In the latest step toward protecting the rare island marble butterfly now only found on San Juan Island, wildlife agencies are asking landowners for help.

While the U.S. Fish and Wildlife Service’s proposal to list the species as endangered is pending, the state Department of Fish and Wildlife is opening a voluntary program for landowners interested in helping to save the green and white butterfly.

The state agency has opened enrollment for landowners on San Juan Island and Lopez Island, where the island marble butterfly was previously found, to participate in a Candidate Conservation Agreements with Assurances program to help save the butterfly, according to a news release.

The program is a way for wildlife agencies to work with nonfederal landowners to begin protecting imperiled wildlife ahead of potential endangered species listings, according to a Fish and Wildlife Service fact sheet.

Through the agreements, landowners may commit to reducing threats to a species, such as mowing or grazing livestock in areas with vegetation where the island marble butterfly spends most of its life. Those agreements give landowners a sense of certainty because they are then not subject to additional requirements should the species gain Endangered Species Act protection.

“We are asking landowners to get out ahead of potential ESA listing and voluntarily adopt a few best practices that will help the butterfly recover,” state Department of Fish and Wildlife endangered species section manager Hannah Anderson said in the release.

Since the butterflies are primarily seen in grassy landscapes, property owners with that kind of land are encouraged to participate.

Public meetings will be held the first week of September on each island to introduce the program. Participation is open to private and public landowners.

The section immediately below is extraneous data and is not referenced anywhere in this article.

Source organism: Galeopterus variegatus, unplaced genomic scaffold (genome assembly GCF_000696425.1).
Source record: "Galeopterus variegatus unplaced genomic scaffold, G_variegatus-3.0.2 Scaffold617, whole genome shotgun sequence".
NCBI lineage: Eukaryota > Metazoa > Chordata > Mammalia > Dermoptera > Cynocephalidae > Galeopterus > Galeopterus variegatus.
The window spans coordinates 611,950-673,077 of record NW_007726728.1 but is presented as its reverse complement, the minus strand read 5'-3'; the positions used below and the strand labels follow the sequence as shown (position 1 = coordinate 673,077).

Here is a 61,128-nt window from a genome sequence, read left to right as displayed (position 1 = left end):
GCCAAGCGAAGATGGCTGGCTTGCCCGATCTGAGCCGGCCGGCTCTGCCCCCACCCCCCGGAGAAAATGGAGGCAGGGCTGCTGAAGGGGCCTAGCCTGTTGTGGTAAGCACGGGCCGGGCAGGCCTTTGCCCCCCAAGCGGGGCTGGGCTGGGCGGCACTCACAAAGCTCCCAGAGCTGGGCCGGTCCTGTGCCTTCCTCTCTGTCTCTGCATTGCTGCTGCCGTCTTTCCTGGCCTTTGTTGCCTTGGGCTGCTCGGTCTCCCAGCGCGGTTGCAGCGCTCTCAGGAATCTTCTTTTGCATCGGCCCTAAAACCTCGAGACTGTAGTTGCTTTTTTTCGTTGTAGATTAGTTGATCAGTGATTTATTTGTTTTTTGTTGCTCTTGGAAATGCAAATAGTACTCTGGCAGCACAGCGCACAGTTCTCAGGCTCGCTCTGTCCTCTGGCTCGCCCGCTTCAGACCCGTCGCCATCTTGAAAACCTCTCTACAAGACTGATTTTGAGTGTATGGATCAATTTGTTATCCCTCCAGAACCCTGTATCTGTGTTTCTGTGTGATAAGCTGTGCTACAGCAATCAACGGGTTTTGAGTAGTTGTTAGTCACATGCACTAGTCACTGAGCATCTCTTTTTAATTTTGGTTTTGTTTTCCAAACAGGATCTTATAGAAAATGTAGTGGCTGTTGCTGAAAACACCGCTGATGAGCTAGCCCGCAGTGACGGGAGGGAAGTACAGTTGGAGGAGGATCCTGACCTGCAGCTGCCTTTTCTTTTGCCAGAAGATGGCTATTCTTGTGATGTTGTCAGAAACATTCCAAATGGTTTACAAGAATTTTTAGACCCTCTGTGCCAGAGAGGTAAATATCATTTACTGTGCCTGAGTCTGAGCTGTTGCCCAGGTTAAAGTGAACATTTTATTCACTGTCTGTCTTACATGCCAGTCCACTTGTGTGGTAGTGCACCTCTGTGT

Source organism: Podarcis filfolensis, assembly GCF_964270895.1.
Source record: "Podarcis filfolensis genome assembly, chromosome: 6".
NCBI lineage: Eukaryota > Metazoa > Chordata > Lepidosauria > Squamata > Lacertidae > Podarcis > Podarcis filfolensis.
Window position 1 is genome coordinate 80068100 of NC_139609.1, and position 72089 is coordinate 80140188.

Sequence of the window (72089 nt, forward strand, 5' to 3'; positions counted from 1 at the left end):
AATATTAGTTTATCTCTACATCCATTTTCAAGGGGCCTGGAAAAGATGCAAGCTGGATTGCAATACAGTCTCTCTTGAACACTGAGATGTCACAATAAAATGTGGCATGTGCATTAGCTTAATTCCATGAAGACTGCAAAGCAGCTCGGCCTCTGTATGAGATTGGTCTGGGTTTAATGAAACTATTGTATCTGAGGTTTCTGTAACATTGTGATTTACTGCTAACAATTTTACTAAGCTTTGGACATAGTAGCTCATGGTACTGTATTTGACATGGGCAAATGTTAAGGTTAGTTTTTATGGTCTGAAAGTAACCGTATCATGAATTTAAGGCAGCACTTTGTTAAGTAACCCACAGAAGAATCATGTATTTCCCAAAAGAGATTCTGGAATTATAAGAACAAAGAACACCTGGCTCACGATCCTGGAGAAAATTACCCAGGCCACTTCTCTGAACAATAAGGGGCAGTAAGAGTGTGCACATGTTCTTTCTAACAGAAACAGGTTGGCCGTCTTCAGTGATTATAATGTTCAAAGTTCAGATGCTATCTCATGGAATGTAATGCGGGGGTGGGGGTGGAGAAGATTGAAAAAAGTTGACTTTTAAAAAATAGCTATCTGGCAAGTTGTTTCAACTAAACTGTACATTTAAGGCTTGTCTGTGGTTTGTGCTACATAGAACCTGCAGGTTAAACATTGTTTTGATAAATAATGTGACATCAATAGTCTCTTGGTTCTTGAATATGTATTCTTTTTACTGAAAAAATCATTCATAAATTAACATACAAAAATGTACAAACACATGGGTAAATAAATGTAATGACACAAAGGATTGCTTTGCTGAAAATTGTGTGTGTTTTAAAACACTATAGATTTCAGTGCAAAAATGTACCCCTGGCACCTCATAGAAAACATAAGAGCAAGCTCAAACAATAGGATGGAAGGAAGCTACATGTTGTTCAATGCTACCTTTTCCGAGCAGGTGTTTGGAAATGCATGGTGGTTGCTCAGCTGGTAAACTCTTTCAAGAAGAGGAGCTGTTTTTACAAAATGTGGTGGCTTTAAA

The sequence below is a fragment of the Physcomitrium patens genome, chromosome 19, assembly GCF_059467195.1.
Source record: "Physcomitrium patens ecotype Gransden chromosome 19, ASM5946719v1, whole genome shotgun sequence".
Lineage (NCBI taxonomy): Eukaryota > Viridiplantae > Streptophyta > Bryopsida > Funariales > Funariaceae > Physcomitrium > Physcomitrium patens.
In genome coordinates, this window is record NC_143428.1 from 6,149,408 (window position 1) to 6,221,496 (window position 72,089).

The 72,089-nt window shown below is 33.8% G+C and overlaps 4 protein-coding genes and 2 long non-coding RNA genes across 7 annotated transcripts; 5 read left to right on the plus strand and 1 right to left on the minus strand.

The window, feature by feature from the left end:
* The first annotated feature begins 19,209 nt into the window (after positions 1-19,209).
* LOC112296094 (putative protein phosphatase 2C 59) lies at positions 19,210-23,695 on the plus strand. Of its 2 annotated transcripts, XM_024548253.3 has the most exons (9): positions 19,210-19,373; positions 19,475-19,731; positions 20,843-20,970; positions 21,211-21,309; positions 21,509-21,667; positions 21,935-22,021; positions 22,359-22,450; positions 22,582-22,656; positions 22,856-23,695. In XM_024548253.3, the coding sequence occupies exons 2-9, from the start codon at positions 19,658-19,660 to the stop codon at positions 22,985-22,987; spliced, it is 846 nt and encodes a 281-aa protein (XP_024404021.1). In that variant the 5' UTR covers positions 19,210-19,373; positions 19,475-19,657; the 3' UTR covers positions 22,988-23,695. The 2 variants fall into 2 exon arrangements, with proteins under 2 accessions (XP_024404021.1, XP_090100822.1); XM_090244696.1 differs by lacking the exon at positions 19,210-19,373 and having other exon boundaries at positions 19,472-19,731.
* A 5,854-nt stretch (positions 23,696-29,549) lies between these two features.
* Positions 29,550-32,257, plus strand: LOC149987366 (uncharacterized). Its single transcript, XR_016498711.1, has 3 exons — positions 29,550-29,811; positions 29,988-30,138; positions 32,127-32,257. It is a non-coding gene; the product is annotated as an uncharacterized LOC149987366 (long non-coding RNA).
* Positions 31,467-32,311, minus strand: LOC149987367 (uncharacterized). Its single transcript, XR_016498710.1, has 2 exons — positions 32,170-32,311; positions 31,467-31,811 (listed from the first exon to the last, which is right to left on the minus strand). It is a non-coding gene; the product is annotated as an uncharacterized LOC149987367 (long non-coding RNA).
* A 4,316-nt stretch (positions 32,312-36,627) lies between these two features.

The program is also encouraging landowners to protect butterfly habitat from deer, which tend to eat the plants where the butterflies spend most of their yearlong life cycle. Fish and Wildlife launched a separate initiative in July that could also help reduce the number of deer affecting the imperiled butterfly.

This fall, the agency is offering qualifying landowners $1,000 to open their land to deer hunting, according to a news release.

Meanwhile, enrollment in the conservation program is likely to continue through September or until the butterfly is listed as endangered, whichever comes first, according to the release.

The island marble butterfly was previously found throughout island areas of Washington and British Columbia, but was believed to be extinct between 1908 and 1998, when it was rediscovered on National Park land on San Juan Island.

For a few years, the butterfly was observed on San Juan and Lopez islands, but has not been seen on Lopez since 2006.

Various groups have been working to conserve the butterfly since its rediscovery, and the Fish and Wildlife Service recommended in April 2018 the species be listed as endangered.

— Reporter Kimberly Cauvel: 360-416-2199, kcauvel@skagitpublishing.com, Twitter: @Kimberly_SVH, Facebook.com/bykimberlycauvel

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